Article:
As AP reporters were leaving the hospital, they heard the sound of four rounds of artillery being fired from a nearby neighborhood under rebel control. Although it wasn’t immediately possible to confirm the sequence of events, it appeared that the shells that hit the hospital may have been a response to rebel fire.

Neighbors of a house struck by rockets Wednesday said their homes were also near a position used by rebel artillery forces.

As the rebels struggle to push back Kiev’s forces, fears of Russian intervention have grown. Western leaders have accused Russia of massing troops on the border with Ukraine and supplying rebels with weapons..

“We’ve noted with concern a new quality and quantity of arms and equipment flowing across the border from Russia into Ukraine, reports of shelling across the border as well as further attacks by illegal armed groups on targets in eastern Ukraine,” said Sebastien Brabant, a spokesman for the EU’s foreign policy chief.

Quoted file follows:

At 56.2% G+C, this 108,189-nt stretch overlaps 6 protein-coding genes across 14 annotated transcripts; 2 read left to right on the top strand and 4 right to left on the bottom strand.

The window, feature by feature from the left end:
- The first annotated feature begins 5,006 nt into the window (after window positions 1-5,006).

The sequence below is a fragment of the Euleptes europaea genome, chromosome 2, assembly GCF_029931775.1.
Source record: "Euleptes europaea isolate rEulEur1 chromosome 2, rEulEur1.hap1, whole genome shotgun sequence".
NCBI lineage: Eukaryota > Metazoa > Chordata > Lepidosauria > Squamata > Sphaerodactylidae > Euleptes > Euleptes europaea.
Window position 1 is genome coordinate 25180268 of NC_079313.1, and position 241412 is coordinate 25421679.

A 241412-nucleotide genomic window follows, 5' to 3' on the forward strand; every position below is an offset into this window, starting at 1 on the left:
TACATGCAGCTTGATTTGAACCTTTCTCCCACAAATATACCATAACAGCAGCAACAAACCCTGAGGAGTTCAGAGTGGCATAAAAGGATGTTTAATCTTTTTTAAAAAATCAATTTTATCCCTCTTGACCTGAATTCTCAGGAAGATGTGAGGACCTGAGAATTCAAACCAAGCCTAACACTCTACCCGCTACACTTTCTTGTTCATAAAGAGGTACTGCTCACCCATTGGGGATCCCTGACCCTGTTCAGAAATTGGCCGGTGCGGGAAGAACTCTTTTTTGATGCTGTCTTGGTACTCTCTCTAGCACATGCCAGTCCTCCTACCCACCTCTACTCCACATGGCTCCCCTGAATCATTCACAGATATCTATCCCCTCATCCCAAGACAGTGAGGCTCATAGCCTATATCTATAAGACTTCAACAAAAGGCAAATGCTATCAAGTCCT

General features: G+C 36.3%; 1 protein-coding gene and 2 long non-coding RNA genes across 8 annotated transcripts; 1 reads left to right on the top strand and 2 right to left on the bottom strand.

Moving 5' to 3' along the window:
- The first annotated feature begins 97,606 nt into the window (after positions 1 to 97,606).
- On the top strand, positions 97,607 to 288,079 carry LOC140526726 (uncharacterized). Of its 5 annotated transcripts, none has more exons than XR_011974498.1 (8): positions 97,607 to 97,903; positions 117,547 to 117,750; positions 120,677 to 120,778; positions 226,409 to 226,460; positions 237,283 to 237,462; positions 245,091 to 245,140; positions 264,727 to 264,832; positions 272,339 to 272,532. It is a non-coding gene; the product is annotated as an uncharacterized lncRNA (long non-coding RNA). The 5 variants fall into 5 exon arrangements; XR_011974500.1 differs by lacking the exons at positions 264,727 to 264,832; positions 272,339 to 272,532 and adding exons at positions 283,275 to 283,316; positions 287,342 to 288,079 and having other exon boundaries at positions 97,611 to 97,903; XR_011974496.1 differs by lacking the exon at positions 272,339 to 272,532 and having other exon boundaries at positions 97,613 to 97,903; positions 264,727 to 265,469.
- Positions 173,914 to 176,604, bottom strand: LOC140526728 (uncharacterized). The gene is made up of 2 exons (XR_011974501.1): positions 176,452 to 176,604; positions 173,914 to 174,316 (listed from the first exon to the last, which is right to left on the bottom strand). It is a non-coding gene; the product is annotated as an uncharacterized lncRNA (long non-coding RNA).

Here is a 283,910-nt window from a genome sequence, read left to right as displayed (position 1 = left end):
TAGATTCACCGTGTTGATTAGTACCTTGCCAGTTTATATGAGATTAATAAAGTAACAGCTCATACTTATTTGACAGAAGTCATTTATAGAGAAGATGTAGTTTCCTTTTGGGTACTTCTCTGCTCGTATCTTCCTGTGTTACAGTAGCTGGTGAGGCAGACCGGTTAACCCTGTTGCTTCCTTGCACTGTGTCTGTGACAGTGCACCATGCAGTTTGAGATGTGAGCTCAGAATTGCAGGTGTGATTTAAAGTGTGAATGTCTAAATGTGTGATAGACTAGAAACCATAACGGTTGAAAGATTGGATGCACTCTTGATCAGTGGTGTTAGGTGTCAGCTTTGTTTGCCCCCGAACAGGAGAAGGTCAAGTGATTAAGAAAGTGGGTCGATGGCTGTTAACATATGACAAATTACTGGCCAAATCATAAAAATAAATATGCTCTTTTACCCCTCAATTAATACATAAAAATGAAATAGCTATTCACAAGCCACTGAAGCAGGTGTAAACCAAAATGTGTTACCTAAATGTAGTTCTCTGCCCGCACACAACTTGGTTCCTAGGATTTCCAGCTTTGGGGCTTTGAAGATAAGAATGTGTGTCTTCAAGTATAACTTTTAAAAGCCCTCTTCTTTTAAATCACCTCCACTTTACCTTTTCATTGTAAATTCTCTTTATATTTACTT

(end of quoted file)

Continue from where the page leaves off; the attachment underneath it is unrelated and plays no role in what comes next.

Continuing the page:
Russia has always denied such claims

The Ukrainian army strategy has focused on driving a wedge between Donetsk and the other main stronghold of Luhansk. Efforts to seal off the border with Russia have been thwarted as border troops come under sustained and heavy rocket fire. Ukraine says a lot of those attacks have been carried out by Russian troops, which Moscow also fervently denies.

In Kiev, demonstrators confronted city workers clearing a main square of long-standing barricades in a standoff that turned violent. A group of men set light to fuel-drenched tires and remonstrated with armed men from a pro-government battalion charged with protecting clean-up workers.

Dark plumes of acrid smoke from burning rubber rose above Independence Square as workers in high-visibility vests worked fast to dismantle barricades surrounding the main stage.

The square and surrounding streets were the site of huge winter protests that led to Yanukovych’s ouster. Despite the election in May of a successor — 48-year old billionaire confectionery tycoon Petro Poroshenko — many said they would continue to squat on the square to ensure the new authorities lived up to their promise to usher in an era of transparent and accountable rule.